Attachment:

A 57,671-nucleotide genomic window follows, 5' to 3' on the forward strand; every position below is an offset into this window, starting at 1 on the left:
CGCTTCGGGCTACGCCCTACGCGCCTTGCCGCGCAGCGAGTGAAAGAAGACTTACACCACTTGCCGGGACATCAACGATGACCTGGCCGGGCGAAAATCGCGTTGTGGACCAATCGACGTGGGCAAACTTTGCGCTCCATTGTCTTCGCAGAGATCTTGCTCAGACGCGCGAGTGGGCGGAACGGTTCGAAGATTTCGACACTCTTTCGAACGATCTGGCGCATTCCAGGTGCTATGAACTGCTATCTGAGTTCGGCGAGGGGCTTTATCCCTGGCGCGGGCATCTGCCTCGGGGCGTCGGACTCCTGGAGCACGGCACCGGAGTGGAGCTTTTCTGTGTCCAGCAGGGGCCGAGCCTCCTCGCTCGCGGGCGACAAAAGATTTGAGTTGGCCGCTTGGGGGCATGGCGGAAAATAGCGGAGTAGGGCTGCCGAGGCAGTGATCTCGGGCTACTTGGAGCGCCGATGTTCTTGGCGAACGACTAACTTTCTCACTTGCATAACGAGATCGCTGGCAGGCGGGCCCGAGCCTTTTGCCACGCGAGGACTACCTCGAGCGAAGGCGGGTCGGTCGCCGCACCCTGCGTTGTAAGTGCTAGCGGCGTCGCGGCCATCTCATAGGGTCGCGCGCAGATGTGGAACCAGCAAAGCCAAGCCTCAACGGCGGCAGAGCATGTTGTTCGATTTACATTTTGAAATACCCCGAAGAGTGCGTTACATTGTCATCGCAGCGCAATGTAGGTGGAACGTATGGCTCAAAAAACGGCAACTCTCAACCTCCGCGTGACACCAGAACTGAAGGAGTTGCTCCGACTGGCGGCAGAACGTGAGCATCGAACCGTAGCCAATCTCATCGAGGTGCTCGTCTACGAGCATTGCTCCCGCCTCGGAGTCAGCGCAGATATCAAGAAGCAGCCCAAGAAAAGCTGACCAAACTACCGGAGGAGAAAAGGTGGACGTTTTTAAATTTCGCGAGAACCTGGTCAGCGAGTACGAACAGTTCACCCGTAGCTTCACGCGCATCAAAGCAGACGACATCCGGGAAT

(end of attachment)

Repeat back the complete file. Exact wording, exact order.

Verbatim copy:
A 57,671-nucleotide genomic window follows, 5' to 3' on the forward strand; every position below is an offset into this window, starting at 1 on the left:
CGCTTCGGGCTACGCCCTACGCGCCTTGCCGCGCAGCGAGTGAAAGAAGACTTACACCACTTGCCGGGACATCAACGATGACCTGGCCGGGCGAAAATCGCGTTGTGGACCAATCGACGTGGGCAAACTTTGCGCTCCATTGTCTTCGCAGAGATCTTGCTCAGACGCGCGAGTGGGCGGAACGGTTCGAAGATTTCGACACTCTTTCGAACGATCTGGCGCATTCCAGGTGCTATGAACTGCTATCTGAGTTCGGCGAGGGGCTTTATCCCTGGCGCGGGCATCTGCCTCGGGGCGTCGGACTCCTGGAGCACGGCACCGGAGTGGAGCTTTTCTGTGTCCAGCAGGGGCCGAGCCTCCTCGCTCGCGGGCGACAAAAGATTTGAGTTGGCCGCTTGGGGGCATGGCGGAAAATAGCGGAGTAGGGCTGCCGAGGCAGTGATCTCGGGCTACTTGGAGCGCCGATGTTCTTGGCGAACGACTAACTTTCTCACTTGCATAACGAGATCGCTGGCAGGCGGGCCCGAGCCTTTTGCCACGCGAGGACTACCTCGAGCGAAGGCGGGTCGGTCGCCGCACCCTGCGTTGTAAGTGCTAGCGGCGTCGCGGCCATCTCATAGGGTCGCGCGCAGATGTGGAACCAGCAAAGCCAAGCCTCAACGGCGGCAGAGCATGTTGTTCGATTTACATTTTGAAATACCCCGAAGAGTGCGTTACATTGTCATCGCAGCGCAATGTAGGTGGAACGTATGGCTCAAAAAACGGCAACTCTCAACCTCCGCGTGACACCAGAACTGAAGGAGTTGCTCCGACTGGCGGCAGAACGTGAGCATCGAACCGTAGCCAATCTCATCGAGGTGCTCGTCTACGAGCATTGCTCCCGCCTCGGAGTCAGCGCAGATATCAAGAAGCAGCCCAAGAAAAGCTGACCAAACTACCGGAGGAGAAAAGGTGGACGTTTTTAAATTTCGCGAGAACCTGGTCAGCGAGTACGAACAGTTCACCCGTAGCTTCACGCGCATCAAAGCAGACGACATCCGGGAAT